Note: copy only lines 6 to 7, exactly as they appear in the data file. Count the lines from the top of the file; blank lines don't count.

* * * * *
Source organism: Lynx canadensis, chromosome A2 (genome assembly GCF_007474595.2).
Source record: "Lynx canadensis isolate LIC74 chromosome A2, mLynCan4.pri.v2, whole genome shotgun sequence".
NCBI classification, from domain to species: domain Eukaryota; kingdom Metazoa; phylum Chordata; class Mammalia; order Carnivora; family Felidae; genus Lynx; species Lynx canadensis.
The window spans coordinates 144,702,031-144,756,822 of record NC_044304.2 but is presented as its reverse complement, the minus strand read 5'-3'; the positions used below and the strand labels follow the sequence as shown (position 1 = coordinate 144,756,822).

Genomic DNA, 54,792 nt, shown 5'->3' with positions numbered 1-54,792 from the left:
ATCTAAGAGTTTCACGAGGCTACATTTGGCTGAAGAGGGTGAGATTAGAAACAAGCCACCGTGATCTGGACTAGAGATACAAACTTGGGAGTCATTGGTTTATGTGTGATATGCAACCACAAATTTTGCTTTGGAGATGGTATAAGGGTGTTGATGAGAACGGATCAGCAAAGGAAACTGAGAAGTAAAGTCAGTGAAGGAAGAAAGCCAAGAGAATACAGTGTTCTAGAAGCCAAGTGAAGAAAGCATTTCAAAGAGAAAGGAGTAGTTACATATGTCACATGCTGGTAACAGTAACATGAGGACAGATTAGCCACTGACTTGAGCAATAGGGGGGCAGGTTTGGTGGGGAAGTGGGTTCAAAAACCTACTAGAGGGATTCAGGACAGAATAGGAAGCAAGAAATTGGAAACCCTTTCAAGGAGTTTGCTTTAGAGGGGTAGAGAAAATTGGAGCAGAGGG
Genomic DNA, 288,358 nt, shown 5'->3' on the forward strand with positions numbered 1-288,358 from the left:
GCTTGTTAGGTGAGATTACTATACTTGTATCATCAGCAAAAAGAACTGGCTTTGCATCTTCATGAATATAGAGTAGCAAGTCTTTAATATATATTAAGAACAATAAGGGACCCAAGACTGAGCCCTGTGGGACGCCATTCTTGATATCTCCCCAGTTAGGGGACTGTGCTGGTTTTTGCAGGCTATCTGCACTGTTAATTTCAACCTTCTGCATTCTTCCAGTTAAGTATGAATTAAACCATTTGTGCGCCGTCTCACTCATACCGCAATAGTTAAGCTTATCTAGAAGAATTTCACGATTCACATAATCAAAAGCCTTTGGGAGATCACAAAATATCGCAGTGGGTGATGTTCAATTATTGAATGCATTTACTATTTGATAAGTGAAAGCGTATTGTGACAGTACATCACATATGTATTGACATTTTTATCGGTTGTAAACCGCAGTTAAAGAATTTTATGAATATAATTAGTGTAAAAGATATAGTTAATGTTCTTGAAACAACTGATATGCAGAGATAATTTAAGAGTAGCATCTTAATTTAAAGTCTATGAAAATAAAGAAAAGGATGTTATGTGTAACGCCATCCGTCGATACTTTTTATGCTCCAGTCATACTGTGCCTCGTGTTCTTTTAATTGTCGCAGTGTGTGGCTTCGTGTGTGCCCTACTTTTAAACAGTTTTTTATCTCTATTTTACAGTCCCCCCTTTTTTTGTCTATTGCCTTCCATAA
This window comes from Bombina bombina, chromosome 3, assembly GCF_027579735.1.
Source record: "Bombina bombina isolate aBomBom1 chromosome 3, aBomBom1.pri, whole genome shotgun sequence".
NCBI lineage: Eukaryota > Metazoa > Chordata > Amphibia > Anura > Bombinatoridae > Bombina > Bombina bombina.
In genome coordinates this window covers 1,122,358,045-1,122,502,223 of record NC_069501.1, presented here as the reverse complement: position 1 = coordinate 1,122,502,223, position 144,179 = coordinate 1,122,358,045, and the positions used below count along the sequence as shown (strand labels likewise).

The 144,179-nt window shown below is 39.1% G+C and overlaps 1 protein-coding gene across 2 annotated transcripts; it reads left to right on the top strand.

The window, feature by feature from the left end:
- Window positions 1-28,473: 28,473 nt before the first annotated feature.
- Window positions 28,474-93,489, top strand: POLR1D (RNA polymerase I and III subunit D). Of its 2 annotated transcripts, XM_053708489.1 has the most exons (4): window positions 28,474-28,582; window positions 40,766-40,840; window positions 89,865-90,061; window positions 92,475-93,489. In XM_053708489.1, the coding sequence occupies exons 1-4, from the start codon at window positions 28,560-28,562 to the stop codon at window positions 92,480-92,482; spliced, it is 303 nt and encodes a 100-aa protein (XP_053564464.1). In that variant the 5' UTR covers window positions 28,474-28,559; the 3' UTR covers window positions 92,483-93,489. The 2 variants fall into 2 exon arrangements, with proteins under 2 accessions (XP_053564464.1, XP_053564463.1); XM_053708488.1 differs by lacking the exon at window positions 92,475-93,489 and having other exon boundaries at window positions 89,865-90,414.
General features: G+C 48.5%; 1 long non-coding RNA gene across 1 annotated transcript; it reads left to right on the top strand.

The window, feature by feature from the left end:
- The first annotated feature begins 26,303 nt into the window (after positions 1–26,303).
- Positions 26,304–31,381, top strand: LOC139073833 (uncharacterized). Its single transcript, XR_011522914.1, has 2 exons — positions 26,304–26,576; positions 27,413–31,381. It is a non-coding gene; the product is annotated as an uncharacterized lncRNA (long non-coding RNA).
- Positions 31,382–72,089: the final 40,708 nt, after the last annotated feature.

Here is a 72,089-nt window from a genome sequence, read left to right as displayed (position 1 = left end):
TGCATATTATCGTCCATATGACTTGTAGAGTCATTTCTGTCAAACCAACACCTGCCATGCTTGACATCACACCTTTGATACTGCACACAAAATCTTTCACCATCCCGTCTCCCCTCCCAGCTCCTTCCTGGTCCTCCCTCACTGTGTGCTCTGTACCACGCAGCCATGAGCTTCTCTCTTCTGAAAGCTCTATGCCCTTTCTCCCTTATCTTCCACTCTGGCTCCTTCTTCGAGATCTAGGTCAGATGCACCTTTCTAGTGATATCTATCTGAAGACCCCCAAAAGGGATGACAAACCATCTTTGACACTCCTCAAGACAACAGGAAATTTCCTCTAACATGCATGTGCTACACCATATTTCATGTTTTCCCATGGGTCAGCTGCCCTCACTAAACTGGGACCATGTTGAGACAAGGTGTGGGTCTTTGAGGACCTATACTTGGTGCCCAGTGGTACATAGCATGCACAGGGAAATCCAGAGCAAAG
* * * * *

ATCTAAGAGTTTCACGAGGCTACATTTGGCTGAAGAGGGTGAGATTAGAAACAAGCCACCGTGATCTGGACTAGAGATACAAACTTGGGAGTCATTGGTTTATGTGTGATATGCAACCACAAATTTTGCTTTGGAGATGGTATAAGGGTGTTGATGAGAACGGATCAGCAAAGGAAACTGAGAAGTAAAGTCAGTGAAGGAAGAAAGCCAAGAGAATACAGTGTTCTAGAAGCCAAGTGAAGAAAGCATTTCAAAGAGAAAGGAGTAGTTACATATGTCACATGCTGGTAACAGTAACATGAGGACAGATTAGCCACTGACTTGAGCAATAGGGGGGCAGGTTTGGTGGGGAAGTGGGTTCAAAAACCTACTAGAGGGATTCAGGACAGAATAGGAAGCAAGAAATTGGAAACCCTTTCAAGGAGTTTGCTTTAGAGGGGTAGAGAAAATTGGAGCAGAGGG
Genomic DNA, 288,358 nt, shown 5'->3' on the forward strand with positions numbered 1-288,358 from the left: